Dil toh pagal hai has to be one of the most clichéd phrases that we, as the 90’s born generation, are all too familiar with. Ironically, as clichéd as it is, for some of us it has not yet lost its charm; it could be so perhaps because of our childhood memories— attached with the famous Shahrukh Khan movie we all watched (most probably more than once) as kids— or perhaps simply because of the truth behind the statement “dil toh pagal hai” for I strongly believe that the heart is crazy. So, when I heard there was going to be a show at Sanat called Dil Toh Pagal Hai, I knew there was no way I wasn’t going to see it!
In Abid Merchant’s words, “Dil to Pagal Hai” (The Heart is Crazy) is a cult classic, which defined the meaning of love to an entire generation.
Curated by Mohammad Zeeshan, an established artist who mainly practices contemporary miniature painting, Dil Toh Pagal Hai is an exhibition of works of young aspiring artists who, from the looks of their work, are not afraid to put their madness on display.
Ahmed Javed’s miniature grabs one’s attention, owing to the way he has stylized the old Mughal miniatures with details and his choice of colors. Using historical references, there is an interesting idea of ‘going forward by going backwards’ in his work. The artist’s fascination with tradition and habits (especially religious activities) is clearly evident, and so is the idea that we, as a society, do not question our traditions as such and follow them blindly. One notices that Javed’s images are split into two, and upon a closer look realizes that the split is deliberate: it makes the viewer delve deeper into the artwork with a bit of patience and thought; it makes their imaginations run and provokes their thoughts, since we are nowadays used to instant information and aren’t particularly fond of sparing more than a couple of moments in order to gain a better, more profound understanding of the things we see.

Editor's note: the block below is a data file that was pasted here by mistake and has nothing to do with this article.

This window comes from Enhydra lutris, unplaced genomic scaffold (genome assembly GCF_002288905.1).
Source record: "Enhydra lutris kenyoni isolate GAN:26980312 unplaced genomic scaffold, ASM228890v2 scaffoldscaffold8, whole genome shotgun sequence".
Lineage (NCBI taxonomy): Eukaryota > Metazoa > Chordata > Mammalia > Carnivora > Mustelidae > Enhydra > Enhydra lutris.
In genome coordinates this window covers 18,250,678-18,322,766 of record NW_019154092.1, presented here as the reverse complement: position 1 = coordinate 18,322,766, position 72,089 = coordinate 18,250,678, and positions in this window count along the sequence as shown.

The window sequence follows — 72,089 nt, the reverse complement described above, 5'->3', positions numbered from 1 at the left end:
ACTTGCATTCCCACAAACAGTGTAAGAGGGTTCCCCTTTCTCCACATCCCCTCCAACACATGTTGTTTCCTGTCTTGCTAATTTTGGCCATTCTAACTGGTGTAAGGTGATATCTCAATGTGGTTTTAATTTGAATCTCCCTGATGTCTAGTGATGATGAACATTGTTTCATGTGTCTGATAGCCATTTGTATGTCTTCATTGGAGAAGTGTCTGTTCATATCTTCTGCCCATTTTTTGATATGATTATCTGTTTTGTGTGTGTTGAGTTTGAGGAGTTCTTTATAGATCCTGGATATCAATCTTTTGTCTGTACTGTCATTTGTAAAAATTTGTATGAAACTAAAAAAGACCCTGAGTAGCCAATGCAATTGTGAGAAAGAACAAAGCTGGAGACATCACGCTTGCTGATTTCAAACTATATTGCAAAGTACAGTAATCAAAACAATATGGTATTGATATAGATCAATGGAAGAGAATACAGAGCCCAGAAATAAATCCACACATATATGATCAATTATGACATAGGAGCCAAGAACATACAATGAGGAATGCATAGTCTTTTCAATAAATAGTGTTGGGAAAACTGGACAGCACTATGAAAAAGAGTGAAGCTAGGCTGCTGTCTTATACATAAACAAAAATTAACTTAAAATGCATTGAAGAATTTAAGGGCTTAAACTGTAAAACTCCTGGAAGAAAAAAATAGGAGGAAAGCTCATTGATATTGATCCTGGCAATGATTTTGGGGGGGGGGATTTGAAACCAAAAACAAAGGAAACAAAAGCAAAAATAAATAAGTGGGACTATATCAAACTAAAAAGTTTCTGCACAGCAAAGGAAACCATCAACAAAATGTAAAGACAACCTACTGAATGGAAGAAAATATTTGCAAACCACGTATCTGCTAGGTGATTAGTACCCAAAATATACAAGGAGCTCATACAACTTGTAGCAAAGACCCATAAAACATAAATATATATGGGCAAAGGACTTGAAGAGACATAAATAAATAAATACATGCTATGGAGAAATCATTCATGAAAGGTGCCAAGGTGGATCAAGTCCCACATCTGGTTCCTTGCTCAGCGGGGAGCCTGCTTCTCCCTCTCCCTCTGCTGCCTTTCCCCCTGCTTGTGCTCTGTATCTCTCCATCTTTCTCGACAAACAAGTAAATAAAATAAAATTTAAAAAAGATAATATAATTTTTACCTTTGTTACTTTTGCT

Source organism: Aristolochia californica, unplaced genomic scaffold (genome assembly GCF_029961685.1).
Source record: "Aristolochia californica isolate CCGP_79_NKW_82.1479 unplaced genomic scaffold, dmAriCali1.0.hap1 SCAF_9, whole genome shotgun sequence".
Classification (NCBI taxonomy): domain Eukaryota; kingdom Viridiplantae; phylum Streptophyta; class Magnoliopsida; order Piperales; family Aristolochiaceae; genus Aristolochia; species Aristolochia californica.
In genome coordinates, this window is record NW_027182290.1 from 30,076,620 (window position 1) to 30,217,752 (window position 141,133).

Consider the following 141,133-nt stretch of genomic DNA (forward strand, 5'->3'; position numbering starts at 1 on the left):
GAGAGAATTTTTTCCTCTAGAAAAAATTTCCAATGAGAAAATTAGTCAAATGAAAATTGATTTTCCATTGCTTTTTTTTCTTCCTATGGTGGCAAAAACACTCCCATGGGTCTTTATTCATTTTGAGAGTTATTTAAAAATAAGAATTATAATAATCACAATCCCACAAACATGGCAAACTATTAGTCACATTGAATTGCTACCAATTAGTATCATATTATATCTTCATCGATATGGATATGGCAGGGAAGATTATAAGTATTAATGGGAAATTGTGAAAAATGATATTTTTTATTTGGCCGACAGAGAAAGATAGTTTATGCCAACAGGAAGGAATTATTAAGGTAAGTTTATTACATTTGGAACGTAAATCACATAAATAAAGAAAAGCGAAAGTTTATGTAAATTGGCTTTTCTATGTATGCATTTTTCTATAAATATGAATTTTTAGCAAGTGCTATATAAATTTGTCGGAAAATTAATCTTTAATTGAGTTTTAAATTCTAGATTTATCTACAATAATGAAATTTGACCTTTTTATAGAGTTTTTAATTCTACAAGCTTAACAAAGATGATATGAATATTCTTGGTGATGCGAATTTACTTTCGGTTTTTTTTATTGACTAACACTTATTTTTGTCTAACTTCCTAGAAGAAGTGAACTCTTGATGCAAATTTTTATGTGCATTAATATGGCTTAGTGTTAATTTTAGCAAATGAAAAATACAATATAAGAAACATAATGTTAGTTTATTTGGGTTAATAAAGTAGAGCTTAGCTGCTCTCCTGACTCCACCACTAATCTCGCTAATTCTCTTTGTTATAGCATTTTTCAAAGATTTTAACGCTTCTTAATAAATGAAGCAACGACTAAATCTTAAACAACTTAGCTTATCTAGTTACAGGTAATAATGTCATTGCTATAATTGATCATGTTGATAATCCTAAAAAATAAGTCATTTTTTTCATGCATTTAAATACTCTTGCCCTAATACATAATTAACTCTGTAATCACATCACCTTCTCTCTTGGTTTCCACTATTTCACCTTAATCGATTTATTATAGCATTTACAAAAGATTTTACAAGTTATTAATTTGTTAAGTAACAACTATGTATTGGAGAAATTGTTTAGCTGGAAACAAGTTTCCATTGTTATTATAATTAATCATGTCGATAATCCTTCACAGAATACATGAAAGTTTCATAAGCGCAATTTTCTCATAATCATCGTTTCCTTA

Talking about traditions, the work of Arsalan Farooqi explores funerary rites, processions and death. It is funny, one thinks, how death happens to be the most concrete reality of our life and yet it seems to be the last thing on our mind. Art has always done the job of bringing into the light things that we often tend to ignore or deliberately toss towards the back of our heads. Using video projection to create the illusion of his own death, Farooqi emulates a funeral of himself, showing his body trapped between life and death. His body is levitating, his hair hanging lifelessly, but one notices that his belly is the only thing that is moving; he seems to be motionless but breathing, alive, not so dead, after all. Is that what has become of us, one thinks. We are alive and breathing but good as dead— as people, as a nation, as a community. Or perhaps, he has tried to throw light on the idea that, even after our body expires as our soul leaves the world, a part of who we were remains alive in the world we lived in, among and in the hearts of the people we grew up and loved and laughed with? A part of us never really dies.
The installation of Haider Ali Naqvi’s work is perhaps one of the most eye-catching things about it. Featuring the famous Native Jetty bridge, the detail in his beautiful monochromic works throws light on the significance of man-made architecture in the busy, evolving city of Karachi, while the faintness of the colors denotes the personal histories, the memories, the traces that fade away every time something old is destroyed to build something new and tall in the name of development. The way part of his work is crumbled in the frame is intelligent and thought-provoking; it signifies the constant ruining and making of the city.